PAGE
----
Designers give the wooden chair the revolution it needs.

[dropcap size=small]I[/dropcap]magine two empty chairs in a packed cocktail lounge. One’s cushioned, fluffy, with a cool swivel. The other used to be a tree, smooth and unyielding. No surprise which a comfort-seeking guest would choose.

Wooden chairs have long been perceived to be hard, uncomfortable and stiff . The natural grain, colour and warmth of wood make them attractive additions to the home, though they are not necessarily a guest’s first choice of seat. Designers are always being challenged to find the sweet spot between aesthetics and functionality. To do so, the typical components of a chair are reconsidered, and unusual methods are used to better provide physical comfort without sacrificing visual appeal.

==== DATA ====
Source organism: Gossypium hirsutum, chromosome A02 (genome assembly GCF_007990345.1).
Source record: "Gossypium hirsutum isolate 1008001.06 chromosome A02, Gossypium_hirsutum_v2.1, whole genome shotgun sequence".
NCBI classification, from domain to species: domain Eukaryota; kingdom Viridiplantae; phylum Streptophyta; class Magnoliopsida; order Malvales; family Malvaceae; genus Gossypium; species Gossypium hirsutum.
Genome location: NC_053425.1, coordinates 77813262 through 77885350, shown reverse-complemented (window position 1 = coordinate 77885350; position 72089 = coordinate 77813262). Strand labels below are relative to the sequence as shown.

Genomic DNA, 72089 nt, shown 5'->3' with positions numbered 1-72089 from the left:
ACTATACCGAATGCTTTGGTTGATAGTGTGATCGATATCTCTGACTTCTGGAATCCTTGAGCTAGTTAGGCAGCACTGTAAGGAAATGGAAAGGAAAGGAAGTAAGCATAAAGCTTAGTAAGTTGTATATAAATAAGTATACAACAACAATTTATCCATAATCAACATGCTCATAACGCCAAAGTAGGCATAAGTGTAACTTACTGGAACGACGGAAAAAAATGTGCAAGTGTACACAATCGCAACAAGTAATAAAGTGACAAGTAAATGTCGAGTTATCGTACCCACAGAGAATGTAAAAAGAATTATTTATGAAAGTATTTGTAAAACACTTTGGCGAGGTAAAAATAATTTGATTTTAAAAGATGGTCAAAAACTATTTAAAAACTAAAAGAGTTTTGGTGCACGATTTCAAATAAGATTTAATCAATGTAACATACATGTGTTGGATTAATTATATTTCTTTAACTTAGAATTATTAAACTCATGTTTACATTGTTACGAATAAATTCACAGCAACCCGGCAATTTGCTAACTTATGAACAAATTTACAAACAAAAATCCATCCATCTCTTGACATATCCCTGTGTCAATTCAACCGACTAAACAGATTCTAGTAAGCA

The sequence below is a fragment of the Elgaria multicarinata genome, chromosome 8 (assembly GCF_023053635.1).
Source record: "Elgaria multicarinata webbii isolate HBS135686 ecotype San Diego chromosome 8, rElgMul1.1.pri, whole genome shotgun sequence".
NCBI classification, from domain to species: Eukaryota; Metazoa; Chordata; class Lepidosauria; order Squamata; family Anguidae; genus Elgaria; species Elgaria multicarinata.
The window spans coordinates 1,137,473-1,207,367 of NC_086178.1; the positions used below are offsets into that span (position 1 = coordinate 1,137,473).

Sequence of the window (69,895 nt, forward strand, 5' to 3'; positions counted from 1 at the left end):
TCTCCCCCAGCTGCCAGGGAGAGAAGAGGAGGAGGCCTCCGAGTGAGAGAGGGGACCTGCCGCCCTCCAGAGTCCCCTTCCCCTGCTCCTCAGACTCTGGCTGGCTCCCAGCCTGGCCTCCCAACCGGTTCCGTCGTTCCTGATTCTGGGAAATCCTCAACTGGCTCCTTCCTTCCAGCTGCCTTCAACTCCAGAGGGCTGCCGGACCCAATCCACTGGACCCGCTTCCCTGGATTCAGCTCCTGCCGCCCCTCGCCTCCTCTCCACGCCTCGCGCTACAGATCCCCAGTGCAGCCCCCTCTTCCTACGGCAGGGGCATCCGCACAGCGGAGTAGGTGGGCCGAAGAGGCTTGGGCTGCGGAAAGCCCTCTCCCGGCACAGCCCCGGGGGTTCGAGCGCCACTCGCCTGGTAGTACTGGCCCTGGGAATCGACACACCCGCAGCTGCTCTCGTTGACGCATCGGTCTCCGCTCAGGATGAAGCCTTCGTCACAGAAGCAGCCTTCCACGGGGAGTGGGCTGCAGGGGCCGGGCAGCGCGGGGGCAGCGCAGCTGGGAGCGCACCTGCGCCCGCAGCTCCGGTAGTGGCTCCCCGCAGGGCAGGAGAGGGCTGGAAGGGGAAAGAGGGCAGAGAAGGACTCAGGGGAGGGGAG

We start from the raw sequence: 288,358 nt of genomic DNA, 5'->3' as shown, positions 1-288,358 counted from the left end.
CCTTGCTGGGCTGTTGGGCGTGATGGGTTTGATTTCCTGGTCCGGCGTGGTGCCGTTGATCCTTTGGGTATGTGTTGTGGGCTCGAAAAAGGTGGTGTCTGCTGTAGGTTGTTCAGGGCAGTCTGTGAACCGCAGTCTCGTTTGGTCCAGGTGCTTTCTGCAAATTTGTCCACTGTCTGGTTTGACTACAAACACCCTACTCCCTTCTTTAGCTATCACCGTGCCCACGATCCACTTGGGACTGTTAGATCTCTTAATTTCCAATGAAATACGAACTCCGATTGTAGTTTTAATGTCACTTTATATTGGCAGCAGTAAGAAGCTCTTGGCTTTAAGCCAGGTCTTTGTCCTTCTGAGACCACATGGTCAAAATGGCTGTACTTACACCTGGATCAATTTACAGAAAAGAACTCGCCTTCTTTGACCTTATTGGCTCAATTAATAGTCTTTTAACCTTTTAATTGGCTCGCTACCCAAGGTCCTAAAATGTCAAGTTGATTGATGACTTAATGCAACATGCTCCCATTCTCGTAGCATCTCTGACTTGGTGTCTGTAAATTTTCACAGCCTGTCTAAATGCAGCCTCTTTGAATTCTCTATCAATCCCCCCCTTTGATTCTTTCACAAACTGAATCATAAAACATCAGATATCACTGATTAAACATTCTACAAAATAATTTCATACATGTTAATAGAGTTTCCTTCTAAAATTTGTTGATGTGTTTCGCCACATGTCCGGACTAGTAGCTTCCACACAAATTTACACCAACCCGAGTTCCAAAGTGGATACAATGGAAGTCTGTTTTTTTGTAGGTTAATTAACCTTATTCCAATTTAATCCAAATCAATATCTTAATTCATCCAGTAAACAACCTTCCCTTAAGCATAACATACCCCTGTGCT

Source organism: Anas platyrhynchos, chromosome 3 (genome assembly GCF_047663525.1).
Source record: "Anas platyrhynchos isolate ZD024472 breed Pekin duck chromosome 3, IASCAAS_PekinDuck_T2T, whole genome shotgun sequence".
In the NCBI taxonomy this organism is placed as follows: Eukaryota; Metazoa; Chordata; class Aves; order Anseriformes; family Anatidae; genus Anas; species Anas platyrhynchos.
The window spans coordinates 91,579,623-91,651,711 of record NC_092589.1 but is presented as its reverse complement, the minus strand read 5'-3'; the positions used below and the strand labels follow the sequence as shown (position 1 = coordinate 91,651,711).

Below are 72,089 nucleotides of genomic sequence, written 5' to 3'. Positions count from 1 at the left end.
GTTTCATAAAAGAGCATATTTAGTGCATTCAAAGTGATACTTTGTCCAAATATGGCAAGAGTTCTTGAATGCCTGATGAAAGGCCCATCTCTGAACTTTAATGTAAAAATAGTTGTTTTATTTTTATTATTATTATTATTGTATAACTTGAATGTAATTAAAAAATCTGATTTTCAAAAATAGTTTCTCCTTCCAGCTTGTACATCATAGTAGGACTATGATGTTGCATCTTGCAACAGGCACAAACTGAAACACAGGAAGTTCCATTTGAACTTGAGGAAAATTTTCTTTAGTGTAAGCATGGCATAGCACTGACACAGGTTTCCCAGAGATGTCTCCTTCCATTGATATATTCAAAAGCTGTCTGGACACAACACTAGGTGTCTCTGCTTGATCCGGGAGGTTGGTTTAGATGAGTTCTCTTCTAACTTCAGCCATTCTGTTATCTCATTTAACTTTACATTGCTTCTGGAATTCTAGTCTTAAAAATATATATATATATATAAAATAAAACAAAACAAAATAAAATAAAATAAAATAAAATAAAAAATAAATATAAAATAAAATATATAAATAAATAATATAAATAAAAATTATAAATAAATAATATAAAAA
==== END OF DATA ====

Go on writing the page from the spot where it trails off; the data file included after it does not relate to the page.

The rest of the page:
The results are a far cry from the archetypal bum rest. For instance, Hans J. Wegner’s signature Shell Chair incorporated armrests and seat in a single piece of moulded plywood. The revolutionary design drew scepticism from consumers when it was launched in 1963 but it has since gained favour for its deceptive simplicity and uncanny comfort. The push towards reshaping people’s perception of wooden chairs persists today, with more innovative designs that marry form with function and which put woodwork and craftsmanship to the test. Here are some examples.

(RELATED: The Peak Expert: 7 Types of Wood Best for Homes.)